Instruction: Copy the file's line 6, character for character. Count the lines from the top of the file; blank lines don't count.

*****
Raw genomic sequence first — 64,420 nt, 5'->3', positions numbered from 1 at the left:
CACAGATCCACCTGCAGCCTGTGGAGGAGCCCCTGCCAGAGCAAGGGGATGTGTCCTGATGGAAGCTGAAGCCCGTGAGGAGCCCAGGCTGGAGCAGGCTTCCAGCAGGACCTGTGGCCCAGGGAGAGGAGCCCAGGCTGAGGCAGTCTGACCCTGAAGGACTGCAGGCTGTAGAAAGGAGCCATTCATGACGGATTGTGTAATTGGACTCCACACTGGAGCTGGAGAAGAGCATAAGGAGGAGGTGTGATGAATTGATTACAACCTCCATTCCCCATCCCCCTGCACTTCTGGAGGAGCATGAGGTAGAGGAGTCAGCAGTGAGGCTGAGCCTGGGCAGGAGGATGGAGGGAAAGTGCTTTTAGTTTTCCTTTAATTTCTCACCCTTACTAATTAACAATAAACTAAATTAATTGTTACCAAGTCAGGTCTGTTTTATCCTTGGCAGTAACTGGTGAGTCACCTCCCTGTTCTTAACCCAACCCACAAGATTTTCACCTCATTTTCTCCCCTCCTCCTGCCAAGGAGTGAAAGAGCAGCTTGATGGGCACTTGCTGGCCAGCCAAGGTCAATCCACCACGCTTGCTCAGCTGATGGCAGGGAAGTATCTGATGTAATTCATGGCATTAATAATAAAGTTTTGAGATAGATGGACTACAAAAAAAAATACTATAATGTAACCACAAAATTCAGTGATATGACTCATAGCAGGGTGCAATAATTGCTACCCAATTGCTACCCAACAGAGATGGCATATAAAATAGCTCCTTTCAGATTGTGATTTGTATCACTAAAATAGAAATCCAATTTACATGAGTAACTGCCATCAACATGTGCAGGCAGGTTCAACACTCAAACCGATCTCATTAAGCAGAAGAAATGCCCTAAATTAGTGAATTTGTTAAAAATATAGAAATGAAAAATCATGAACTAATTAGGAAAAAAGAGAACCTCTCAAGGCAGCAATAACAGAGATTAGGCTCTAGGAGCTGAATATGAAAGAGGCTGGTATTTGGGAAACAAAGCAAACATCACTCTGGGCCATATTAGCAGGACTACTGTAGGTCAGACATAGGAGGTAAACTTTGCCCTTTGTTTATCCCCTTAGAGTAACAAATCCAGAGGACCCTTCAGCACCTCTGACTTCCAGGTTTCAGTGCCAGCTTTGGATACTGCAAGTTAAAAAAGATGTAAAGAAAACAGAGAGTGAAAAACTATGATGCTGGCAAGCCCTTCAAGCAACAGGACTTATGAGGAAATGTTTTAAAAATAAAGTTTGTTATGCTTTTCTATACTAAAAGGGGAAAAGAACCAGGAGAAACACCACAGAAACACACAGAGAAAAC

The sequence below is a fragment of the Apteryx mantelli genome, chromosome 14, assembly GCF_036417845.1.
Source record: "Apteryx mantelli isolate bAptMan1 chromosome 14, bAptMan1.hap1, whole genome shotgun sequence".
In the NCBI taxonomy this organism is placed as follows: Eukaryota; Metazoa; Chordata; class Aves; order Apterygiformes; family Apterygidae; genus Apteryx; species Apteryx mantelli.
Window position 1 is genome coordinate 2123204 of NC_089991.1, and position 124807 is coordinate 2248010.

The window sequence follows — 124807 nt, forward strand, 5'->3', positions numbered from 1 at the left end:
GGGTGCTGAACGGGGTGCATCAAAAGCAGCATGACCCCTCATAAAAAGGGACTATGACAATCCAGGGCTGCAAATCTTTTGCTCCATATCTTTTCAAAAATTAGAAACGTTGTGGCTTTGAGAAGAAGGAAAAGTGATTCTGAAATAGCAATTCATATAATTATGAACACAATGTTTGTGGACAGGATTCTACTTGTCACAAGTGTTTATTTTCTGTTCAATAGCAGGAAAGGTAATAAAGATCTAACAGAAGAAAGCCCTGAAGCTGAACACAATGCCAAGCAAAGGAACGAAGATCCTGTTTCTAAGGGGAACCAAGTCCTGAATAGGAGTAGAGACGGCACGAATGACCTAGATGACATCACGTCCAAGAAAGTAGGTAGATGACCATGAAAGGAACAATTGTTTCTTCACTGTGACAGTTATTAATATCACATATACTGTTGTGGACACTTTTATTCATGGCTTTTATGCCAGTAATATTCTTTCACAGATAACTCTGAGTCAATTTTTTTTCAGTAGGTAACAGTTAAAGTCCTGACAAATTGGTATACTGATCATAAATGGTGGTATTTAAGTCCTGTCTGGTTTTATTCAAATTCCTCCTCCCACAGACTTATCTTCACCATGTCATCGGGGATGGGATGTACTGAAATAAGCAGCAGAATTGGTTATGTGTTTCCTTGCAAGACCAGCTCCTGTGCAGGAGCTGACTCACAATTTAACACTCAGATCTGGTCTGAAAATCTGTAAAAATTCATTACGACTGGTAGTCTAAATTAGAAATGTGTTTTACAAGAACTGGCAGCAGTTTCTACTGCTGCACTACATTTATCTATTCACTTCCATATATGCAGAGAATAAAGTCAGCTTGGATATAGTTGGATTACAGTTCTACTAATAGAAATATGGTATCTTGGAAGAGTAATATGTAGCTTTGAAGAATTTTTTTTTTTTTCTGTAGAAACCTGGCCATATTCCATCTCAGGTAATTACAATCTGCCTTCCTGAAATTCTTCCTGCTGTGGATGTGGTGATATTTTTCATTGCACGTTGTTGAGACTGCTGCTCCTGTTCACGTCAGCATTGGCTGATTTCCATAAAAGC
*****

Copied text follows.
Window position 1 is genome coordinate 2123204 of NC_089991.1, and position 124807 is coordinate 2248010.